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COLUMBIA CITY â The narrow corridor of Columbia Cityâs CC Deli was standing room only Saturday morning as anxious teachers and educators inundated local state lawmakers with hard questions about the direction education funding is heading in Indianapolis.
âIt hurts my heart when our governor says weâre in it for the money,â said an impassioned Cheryl Stalter, Northern Heights kindergarten teacher.
âI know that God gave me the talent to teach and I want you guys to know that we do it because we love these children or we wouldnât walk into that school every day.â
State Reps. Kathy Heuer (R-Columbia City) and Dan Leonard (R-Huntington), as well as State Sen. Jim Banks, R-Columbia City, attended the GOP Legislative Breakfast, which began at 8:30 a.m. Saturday.
Teachers throughout the state have had all eyes on the Statehouse as lawmakers, shackled with a struggling economy and a choked revenue stream are trying to find a way to fund K-12 education without raising taxes.
âThere are about 100 school systems throughout the state that will lose in both dollars per student and in total dollars,â Leonard said.
âIâm telling you weâre a billion dollars short of K-12 funding than we were two years ago.â
Leonard said there had been a âtremendous outcryâ to reduce property taxes, which cut into education funding.
He also said the newly-elected Republican-heavy House of Representatives are trying to find money in what some would call âporkâ projects.
âI sat through hours of testimony from the horsemen that felt we should fund the pots for the race horses more than we should fund K-12,â he said.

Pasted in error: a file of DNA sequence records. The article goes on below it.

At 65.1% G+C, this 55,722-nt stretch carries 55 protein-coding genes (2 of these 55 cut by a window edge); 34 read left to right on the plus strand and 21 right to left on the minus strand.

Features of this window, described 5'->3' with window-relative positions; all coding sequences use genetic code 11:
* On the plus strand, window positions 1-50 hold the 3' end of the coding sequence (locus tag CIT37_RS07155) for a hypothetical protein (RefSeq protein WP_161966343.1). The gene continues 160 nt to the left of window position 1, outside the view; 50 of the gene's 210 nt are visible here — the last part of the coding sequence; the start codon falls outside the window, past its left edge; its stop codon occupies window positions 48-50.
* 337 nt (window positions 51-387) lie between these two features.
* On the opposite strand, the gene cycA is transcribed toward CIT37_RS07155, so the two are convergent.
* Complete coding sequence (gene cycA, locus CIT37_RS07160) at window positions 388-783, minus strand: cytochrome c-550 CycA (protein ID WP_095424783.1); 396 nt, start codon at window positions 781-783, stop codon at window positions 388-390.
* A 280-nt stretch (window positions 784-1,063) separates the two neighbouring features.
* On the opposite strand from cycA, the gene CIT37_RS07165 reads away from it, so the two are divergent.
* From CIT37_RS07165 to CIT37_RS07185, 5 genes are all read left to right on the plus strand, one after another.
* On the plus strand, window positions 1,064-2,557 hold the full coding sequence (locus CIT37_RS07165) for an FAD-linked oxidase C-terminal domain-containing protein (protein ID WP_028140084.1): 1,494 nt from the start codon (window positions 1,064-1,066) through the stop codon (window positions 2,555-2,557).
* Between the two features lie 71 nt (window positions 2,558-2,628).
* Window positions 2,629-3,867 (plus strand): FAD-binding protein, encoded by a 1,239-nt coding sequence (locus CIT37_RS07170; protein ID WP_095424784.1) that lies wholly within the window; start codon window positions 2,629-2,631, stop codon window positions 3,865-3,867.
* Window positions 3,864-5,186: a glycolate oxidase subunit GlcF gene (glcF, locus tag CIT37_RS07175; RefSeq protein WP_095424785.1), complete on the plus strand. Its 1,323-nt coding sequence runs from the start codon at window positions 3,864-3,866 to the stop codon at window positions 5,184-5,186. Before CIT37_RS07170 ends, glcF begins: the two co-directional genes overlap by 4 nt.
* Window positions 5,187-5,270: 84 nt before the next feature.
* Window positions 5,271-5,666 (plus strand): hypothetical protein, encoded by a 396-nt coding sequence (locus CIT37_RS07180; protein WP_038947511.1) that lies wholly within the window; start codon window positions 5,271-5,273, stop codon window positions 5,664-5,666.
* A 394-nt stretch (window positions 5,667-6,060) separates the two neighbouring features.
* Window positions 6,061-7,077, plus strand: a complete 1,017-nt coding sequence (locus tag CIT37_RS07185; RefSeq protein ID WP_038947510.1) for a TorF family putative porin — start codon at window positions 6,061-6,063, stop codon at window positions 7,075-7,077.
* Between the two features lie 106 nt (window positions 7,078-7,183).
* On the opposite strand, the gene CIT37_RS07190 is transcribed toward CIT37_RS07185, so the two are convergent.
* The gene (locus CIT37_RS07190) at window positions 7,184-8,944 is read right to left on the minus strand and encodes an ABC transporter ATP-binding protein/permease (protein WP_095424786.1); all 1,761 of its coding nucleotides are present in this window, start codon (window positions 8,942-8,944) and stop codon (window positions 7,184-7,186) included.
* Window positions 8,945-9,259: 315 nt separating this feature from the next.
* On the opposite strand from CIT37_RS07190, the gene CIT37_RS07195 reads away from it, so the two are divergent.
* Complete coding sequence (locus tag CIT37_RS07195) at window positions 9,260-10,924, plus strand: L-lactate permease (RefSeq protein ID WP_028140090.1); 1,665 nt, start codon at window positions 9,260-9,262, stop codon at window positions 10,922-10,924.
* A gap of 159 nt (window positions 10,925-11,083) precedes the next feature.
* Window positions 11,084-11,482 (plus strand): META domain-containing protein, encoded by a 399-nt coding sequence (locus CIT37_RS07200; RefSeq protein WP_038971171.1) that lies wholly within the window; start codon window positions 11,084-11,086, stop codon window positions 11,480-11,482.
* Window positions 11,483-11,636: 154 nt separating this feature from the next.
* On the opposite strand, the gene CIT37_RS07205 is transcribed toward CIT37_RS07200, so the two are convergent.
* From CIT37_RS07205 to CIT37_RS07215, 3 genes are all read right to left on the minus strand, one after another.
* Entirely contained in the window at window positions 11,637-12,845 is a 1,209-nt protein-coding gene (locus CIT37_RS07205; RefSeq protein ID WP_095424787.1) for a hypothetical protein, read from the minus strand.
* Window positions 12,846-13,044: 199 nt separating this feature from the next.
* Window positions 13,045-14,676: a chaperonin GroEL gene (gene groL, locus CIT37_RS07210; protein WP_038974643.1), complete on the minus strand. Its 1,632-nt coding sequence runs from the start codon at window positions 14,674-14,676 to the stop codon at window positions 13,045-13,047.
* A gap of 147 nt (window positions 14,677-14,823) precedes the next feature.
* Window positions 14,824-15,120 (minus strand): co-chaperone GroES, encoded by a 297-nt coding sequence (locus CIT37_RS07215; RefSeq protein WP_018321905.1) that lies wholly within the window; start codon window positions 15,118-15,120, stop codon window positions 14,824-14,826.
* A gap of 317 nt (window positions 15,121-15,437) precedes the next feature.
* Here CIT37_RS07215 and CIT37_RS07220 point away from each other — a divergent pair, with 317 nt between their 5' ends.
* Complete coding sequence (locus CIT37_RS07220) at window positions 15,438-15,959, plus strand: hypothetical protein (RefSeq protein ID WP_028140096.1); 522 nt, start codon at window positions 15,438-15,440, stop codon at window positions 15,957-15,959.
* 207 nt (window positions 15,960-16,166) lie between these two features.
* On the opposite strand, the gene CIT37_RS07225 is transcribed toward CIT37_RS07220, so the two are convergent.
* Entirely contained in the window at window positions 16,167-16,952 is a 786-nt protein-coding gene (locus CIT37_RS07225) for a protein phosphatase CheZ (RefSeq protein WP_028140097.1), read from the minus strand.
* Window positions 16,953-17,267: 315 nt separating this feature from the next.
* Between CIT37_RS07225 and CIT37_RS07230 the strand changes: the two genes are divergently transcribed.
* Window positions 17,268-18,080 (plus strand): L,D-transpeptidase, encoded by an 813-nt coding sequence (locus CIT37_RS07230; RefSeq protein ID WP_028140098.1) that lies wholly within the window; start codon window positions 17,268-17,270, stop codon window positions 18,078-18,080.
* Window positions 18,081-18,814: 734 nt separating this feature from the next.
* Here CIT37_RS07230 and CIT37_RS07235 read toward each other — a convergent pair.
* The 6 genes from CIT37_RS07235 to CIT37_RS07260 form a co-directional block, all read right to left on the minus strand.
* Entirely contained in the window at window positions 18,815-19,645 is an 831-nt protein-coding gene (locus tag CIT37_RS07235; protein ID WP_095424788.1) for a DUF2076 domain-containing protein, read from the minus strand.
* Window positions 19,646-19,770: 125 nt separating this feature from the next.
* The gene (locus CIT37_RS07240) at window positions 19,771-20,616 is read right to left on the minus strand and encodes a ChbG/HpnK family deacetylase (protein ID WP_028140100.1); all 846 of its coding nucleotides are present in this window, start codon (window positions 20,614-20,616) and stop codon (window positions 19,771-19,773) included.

âIâm sorry, but I donât feel that way.â
At issue with the teachers â Gov. Mitch Daniels desire to reward teacher performance, his issue with teachers being retained during layoffs simply because of tenure and his campaign to bolster the existence and creation of charter schools.
âIâve done this business for 44 years and I didnât do it to get rich,â said John Estes, a Columbia City native and teacher at Fort Wayne Northrop High School.
âBut, I also didnât do it to get poor and you people had better figure it out.â
Estes said he has a theory why Daniels is pushing hard for what the governor calls education reform.
âThe governor is running for president,â Estes said. âHe wonât win and he knows that, but he wants a cabinet position and heâs using all of you people to get it.â
The crowd broke into deafening applause.
Standing in and amongst the largest concentration of teachers at the breakfast, Heuer said she empathized with their concerns.
âIâm going to speak from here,â she said when her turn to address the crowd came. âThe folks behind me feel theyâre in a situation where theyâre being dictated to.
âOur intention is not to hurt our public schools. I just want to assure the educators and teachers that the Legislature is there to help.â
Heuer said she voted for the charter school legislation because area superintendents said it wouldnât affect schools in this area and it gave more choice to disadvantaged families.
âWeâre talking about two percent of the population,â she said.
âWe were responding to the parents who have said over and over and over again, âplease give us an alternative.ââ
Opponents of the charter school legislation say with the added choice of attending charter schools, students could migrate away from public schools.
âI donât think youâre going to see that in Whitley County,â Heuer said.
For Banks, the primary focus of his inaugural term as state senator has been passing the state budget and redistricting as a result of the 2010 census.
âWeâre gotten off to a running start,â he said. âThese are the two things we have to pass this session. Weâre engaged in a sprint on several important issues.
In response to the outcry from local educators on the education reform agenda, Heuer said she would return to Whitley County for more meetings with educators in the next few weeks.